Nyström et al. (2014) further characterise the roles that users may take in Living Labs, namely as informant, tester, contributor or co-creator. Even if there are numerous existing methodologies, under the umbrella of user-centred or participatory design, where the user’s role is that of informant, tester or contributor) the involvement of the aware user as co-creator may be an indicator of a ‘best practice’ Living Lab.
Freight transportation may be viewed as a complex sociotechnical system, consisting a network of multi-disciplinary actors, and involving vehicle technology, ICT applications, regulation, user practices and markets, several special networks, such as infrastructure, supply and demand, and maintenance. Quak et al. (2016) consider freight partnerships the current best practice within freight transportation: freight partnerships provide a forum for knowledge sharing, discussion and collaboration between local public and private stakeholders, but seldom lead to tangible outcomes.
They argue that Living Labs may go beyond freight partnerships by enabling action and focusing on the implementation of solutions in their real environment. de Jong et al. (2016) emphasise that, due to the systemic nature of freight transportation, one should consider both its high-level strategic characteristics and lower-level tactical and operational aspects, which occur in the workplace and are often overlooked; these become visible and may thus be communicated between actors in Living Lab-style settings.
The complex socio-technical system a logistics supply chain constitutes is not easily addressed as the human beings involved have an agenda of their own in order to complete the tasks at hand. It is important that all relevant actors involved in the Living Lab to be studied has a good understanding of all the information flows made available as well as other actors on the scene.
Examples from industry
de Jong, G., Tavasszy, L., Bates, J., Grønland, S. E., Huber, S., Kleven, O. (2016). The issues in modelling freight transport at the national level. Case Studies on Transport Policy, 4(1), 13-21. Wiley, New York.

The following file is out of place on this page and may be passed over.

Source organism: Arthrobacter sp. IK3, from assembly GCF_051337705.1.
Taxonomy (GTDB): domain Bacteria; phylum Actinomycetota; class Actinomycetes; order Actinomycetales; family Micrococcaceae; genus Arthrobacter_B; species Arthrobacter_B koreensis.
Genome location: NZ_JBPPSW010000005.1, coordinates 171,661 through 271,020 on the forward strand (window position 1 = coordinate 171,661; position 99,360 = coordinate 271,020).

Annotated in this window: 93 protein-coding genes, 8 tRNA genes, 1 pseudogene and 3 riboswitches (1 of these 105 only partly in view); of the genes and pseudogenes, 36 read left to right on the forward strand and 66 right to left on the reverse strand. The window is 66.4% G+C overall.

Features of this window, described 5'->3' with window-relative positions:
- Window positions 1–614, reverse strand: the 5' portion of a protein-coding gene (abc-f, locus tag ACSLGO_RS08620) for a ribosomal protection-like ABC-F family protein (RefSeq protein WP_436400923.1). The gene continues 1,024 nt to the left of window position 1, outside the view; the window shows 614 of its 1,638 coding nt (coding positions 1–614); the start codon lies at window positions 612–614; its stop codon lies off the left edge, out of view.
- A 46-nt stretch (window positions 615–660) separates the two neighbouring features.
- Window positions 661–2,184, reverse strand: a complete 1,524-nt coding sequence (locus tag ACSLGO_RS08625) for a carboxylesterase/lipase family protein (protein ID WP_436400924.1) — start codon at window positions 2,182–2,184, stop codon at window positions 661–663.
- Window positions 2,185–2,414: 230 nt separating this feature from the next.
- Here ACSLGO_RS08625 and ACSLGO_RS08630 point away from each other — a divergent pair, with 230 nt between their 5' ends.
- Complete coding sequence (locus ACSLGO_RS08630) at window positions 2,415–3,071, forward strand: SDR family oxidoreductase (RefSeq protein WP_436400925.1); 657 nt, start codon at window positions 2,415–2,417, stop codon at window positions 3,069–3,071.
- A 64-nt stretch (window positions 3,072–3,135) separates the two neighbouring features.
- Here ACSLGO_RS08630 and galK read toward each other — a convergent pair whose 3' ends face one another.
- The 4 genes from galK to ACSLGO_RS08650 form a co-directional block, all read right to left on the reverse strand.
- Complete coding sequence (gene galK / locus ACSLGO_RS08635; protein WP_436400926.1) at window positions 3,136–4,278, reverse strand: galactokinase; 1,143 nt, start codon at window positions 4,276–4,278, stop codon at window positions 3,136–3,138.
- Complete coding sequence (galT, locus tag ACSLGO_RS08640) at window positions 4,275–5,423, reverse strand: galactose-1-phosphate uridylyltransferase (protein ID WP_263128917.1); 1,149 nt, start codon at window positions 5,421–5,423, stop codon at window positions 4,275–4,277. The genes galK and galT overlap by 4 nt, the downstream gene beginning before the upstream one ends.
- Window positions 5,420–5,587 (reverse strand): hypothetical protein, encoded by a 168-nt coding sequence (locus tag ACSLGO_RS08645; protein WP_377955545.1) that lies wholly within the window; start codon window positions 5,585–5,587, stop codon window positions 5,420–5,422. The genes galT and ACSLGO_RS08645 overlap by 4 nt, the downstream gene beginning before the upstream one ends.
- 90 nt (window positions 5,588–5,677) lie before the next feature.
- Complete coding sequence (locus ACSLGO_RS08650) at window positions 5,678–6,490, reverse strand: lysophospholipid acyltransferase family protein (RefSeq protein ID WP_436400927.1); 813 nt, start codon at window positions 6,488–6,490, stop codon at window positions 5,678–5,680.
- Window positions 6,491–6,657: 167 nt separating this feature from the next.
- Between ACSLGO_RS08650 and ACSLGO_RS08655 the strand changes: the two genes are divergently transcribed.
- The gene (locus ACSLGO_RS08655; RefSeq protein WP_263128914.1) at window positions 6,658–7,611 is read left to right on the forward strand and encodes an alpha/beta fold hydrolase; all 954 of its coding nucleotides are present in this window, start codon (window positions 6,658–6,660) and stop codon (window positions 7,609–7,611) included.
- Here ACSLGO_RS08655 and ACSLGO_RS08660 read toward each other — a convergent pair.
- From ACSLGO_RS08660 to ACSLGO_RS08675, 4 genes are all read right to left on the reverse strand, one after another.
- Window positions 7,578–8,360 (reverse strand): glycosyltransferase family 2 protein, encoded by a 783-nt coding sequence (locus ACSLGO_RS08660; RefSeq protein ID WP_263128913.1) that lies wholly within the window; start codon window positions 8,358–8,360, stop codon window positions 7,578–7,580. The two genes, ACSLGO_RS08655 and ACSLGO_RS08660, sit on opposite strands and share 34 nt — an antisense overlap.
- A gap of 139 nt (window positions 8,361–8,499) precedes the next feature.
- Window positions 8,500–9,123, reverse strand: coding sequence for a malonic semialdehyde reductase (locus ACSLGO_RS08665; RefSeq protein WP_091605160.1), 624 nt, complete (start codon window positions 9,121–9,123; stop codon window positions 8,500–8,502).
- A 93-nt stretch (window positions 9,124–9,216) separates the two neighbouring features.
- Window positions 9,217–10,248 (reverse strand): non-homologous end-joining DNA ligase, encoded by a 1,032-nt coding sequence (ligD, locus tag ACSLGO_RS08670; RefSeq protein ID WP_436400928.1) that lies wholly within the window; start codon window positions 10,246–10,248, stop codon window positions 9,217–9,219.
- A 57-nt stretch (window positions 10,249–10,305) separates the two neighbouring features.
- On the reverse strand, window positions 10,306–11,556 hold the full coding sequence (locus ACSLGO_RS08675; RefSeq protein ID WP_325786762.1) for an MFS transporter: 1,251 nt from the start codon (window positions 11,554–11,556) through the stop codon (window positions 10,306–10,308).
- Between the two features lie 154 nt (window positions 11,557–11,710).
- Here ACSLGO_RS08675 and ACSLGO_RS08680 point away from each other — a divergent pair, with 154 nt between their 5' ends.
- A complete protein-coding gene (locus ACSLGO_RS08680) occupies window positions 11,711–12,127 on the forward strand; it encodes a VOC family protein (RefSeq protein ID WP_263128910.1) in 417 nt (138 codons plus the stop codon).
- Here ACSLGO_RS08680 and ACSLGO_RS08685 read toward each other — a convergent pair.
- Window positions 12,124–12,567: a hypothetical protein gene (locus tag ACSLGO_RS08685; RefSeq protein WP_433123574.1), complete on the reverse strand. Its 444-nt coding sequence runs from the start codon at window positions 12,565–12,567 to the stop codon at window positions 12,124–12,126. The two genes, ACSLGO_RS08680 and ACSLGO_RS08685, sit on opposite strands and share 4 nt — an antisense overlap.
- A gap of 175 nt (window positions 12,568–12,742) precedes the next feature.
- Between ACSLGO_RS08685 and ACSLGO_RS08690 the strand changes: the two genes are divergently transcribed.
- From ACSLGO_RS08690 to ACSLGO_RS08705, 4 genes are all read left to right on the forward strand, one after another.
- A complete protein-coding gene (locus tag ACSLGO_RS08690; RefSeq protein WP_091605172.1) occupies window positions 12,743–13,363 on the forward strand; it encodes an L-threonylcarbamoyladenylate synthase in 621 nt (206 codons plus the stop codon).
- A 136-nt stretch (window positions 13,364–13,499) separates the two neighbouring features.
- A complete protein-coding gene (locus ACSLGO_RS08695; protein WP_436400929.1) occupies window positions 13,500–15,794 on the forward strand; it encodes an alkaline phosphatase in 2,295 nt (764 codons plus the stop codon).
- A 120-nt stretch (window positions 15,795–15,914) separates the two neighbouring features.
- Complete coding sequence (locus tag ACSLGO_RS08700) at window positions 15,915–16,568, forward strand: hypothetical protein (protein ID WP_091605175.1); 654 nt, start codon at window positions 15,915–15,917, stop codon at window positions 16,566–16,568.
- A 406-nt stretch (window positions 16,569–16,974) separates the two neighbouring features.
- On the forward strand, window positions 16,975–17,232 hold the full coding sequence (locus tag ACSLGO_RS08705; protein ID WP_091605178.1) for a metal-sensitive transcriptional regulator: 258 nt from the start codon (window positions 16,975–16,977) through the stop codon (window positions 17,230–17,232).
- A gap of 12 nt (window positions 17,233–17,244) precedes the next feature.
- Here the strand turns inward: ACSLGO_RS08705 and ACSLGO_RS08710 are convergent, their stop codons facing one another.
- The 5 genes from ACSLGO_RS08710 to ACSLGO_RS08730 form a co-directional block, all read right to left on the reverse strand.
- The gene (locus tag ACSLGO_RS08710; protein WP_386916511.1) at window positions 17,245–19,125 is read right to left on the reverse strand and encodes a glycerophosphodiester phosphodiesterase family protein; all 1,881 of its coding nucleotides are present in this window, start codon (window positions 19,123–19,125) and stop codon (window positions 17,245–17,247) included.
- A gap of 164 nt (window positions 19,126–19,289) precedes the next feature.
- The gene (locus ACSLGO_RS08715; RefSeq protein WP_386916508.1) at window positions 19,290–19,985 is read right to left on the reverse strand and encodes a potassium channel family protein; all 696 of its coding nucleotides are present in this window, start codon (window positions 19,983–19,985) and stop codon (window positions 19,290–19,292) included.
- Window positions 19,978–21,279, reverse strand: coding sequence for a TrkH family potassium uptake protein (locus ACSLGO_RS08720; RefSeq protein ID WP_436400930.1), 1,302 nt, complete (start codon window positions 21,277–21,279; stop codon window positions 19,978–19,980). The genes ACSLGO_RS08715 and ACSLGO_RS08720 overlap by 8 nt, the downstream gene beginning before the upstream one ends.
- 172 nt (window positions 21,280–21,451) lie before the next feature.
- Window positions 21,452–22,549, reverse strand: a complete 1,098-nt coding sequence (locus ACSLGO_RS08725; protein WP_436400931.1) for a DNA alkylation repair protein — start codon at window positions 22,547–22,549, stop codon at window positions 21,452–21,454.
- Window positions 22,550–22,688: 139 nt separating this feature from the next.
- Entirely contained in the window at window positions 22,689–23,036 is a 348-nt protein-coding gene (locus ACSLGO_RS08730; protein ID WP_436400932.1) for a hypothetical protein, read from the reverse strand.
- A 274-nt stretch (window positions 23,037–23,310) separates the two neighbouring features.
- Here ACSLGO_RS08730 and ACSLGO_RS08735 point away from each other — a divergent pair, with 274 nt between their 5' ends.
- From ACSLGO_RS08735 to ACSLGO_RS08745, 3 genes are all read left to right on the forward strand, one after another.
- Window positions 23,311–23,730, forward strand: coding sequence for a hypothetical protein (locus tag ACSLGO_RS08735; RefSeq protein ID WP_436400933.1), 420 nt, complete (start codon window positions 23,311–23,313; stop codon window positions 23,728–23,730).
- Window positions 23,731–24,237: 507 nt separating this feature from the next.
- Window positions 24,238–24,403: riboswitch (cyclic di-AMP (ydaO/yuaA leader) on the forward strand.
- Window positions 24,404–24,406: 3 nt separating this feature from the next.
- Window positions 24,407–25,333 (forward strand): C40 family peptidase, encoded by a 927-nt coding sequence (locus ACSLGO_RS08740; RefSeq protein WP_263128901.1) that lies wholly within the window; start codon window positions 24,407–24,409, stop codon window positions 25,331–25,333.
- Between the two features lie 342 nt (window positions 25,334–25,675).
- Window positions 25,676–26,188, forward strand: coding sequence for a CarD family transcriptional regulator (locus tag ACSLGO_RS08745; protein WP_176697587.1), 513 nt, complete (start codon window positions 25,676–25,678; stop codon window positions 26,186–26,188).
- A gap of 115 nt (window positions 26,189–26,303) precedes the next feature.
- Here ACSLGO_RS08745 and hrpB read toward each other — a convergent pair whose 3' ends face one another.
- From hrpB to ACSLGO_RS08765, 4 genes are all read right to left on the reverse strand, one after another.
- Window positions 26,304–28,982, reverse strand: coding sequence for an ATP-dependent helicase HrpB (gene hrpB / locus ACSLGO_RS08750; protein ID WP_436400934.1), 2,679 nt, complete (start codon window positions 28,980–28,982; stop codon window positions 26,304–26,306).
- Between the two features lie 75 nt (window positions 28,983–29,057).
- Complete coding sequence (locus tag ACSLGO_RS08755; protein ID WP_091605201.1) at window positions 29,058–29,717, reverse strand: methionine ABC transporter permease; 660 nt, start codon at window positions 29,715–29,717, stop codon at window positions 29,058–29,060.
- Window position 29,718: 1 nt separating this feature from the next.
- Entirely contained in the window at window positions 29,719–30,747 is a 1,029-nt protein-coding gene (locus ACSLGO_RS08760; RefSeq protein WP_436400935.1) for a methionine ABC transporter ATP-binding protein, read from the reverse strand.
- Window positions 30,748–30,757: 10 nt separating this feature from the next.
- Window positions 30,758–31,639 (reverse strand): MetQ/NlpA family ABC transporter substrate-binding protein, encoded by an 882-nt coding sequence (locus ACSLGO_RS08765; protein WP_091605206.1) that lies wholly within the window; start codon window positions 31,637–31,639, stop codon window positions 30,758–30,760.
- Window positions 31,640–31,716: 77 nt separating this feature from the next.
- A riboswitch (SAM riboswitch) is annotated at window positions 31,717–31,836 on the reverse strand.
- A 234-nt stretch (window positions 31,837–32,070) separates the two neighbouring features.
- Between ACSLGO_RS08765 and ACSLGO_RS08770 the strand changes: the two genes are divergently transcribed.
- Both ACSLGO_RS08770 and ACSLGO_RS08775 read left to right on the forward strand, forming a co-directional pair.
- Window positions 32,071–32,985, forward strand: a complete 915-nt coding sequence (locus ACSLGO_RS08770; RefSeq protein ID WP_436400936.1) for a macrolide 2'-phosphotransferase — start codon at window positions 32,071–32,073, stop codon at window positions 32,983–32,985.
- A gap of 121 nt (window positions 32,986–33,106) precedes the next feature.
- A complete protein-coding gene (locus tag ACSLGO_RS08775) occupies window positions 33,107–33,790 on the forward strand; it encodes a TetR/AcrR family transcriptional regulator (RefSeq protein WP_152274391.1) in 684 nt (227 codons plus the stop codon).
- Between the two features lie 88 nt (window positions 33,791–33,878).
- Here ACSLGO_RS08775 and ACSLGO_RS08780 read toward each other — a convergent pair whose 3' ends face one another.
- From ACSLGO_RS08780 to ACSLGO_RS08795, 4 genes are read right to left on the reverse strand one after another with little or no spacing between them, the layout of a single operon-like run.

de Vries L., S. Franzén (2017): Living Labs: a forum for enabling co-creation between multi-disciplinary actors in the workplace? NES 2017 Conference proceedings.
Feurstein, K., Hesmer, A., Hribernik, K.A., Thoben, K.D. & Schumacher, J., 2008, ‘Living Labs – A New Development Strategy’, in J. Schumacher, European Living Labs: A New Approach for Human Centric Regional Innovation, pp. 1-14, Wissenschaftlicher Verlag, Berlin.
Leminen, S. (2013). Coordination and Participation in Living Lab Networks. Technology Innovation Management Review, 3(11), 5-14.
Leminen, S. (2015). Q&A. What Are Living Labs? Technology Innovation Management Review, 5(9), 29-35.
Leminen, S., Westerlund, M. and Nyström, A.-G. (2012). Living Labs as Open-Innovation Networks. Technology Innovation Management Review, 2(9), 6-11.
Nyström, A.-G., Leminen, S., Westerlund, M. and Kortelainen, M. (2014). Actor roles and role patterns influencing innovation in living labs. Industrial Marketing Management, 43(3), 483-495.
Quak, H., Lindholm, M., Tavasszy, L. and Browne, M. (2016). From Freight Partnerships to City Logistics Living Labs – Giving Meaning to the Elusive Concept of Living Labs. Transportation Research Procedia, 12, 461-473.